The winning composer will receive a $12,000 commission from the Barlow Endowment to compose a major new work for Reed Quintet. The winning composer’s work will be premiered in 2019 by a consortium of three quintets: Akropolis (Michigan), BYU (Utah) and Calefax (Netherlands). The 15-20 minute work is expected to meet the highest artistic requirements for the medium. 

The competition typically attracts 300-400 entries from composers across the world and the participating performers join the Barlow Board of Advisors in a two-day judging process in July in Utah. The premiere will likely occur sometime in the 2018-19 concert season, depending on the completion of the new piece by the composer and the performers’ schedules.

This is a huge honor and testament to the growing popularity of the reed quintet over the past decade. We’d like to thank the Barlow Endowment for Music Composition for realizing the immense compositional potential of this ensemble, and we are thrilled to be judging this competition alongside our mentors & the very ensemble that created the reed quintet over 30 years ago, Calefax.

We are thrilled to announce we have received funding from the Michigan Council for Arts and Cultural Affairs (MCACA) to support our 2017 Detroit “Corporate to Corner Tour” comprised of 10 events reaching 1,300 students and adults this coming January.

 This 5-day residency project in January 2017 will introduce chamber music to 300 Detroit workers at their 4 respective business, 600+ students at 3 Detroit schools lacking arts exposure, and 200+ community members with 2 pop-up performances in the city center, culminating in a formal evening concert for patrons with the Detroit Chamber Winds & Strings on January 27th at 8 pm.  Tickets are available for the DCWS concert event here.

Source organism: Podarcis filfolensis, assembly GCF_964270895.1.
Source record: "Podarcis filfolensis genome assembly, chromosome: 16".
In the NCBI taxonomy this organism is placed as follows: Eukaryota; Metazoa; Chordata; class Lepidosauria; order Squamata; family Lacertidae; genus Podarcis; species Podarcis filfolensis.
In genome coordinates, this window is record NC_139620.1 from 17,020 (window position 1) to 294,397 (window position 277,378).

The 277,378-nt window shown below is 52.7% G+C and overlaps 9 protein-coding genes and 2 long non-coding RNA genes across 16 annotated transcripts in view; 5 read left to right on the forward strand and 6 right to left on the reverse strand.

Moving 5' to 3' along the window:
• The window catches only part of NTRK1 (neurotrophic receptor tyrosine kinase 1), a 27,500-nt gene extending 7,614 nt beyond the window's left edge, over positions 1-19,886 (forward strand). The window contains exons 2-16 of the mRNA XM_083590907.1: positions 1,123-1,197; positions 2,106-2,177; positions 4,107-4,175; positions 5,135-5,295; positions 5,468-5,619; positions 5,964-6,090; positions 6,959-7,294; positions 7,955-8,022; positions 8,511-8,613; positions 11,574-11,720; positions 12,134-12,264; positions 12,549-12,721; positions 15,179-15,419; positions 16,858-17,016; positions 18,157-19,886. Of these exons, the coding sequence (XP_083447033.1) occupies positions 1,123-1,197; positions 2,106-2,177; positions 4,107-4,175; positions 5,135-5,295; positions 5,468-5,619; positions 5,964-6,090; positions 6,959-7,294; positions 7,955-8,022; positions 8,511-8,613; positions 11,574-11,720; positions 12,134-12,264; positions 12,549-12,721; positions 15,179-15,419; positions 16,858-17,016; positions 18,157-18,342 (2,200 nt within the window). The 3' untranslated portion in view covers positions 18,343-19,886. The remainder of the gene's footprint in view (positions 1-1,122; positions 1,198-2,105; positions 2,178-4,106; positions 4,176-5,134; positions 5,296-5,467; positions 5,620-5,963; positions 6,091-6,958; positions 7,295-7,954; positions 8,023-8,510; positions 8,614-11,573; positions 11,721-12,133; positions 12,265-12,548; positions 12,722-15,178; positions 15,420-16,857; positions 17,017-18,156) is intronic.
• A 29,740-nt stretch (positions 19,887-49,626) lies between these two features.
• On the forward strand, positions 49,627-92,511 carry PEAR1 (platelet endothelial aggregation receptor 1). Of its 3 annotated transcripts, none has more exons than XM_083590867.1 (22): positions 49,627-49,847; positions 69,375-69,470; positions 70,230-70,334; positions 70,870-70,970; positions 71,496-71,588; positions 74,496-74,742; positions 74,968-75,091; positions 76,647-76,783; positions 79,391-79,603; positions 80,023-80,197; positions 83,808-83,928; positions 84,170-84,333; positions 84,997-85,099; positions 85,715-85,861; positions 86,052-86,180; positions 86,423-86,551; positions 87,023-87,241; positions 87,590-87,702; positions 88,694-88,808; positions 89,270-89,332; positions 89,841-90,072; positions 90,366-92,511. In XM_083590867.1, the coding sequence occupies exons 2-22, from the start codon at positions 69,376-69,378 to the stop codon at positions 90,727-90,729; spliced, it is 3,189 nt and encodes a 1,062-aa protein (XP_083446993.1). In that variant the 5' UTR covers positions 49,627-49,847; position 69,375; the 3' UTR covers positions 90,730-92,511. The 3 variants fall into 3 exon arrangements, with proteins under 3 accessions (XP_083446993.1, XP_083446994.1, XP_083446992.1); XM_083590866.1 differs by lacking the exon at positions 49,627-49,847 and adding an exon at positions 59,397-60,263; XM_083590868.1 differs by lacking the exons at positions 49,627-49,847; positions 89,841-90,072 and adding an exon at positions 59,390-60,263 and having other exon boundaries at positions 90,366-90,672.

Detroit boasts numerous cultural outlets not taken advantage of by its thousands of daily commuters and local workforce. Due to limited school resources, Detroit school students are often unable to experience live and interactive musical performances. This residency aims to not only introduce Detroit employees, students, and community members to local live performing arts in the form of chamber music, but to change their perception of classical music by directly engaging them in free, contemporary performances, brought directly to them, and to encourage cultural exploration within their community. 

In addition to Akropolis, 15 Wayne County arts and culture nonprofits have received funding through MCACA’s Minigrant program, administered by CultureSource. This project is also made possible with support from Chamber Music America through its Residency Endowment Fund. 

Each interactive workplace concert will accomplish the goal of educating and increasing performing arts access, as Akropolis’ workplace performances are modeled after team-building activities that currently take place within these organizations. Akropolis selected companies that often host team building activities or “Lunch & Learns”, encouraging their departments to participate during business hours. Akropolis will visit the Boll Family YMCA, the Detroit Regional Chamber of Commerce, the Detroit Riverfront Conservancy, and MacroConnect, an IT solutions company. During each workplace concert, 2 free tickets will be raffled off to see Akropolis live at our full-length recital with the Detroit Chamber Winds and Strings at the end of the residency.

At three Detroit elementary schools, Akropolis blends chamber music with the schools’ existing curricular activities with a program called “The Best Story”. First featured on their 2015 Fischoff Educator Tour, Akropolis presents a 45-minute interactive reading of Eileen Spinelli’s “The Best Story”. Akropolis also works with school instructors ahead of time to have students submit their own “best stories”. Winners will be read out loud and put to music during the outreach events.

For spontaneous inspiration and to reach residents where they are least expecting it, 2 pop-up performances will be held at the Compuware Building lobby at 87 Monroe Ave. in Detroit, and the Detroit Renaissance Center’s Winter Garden.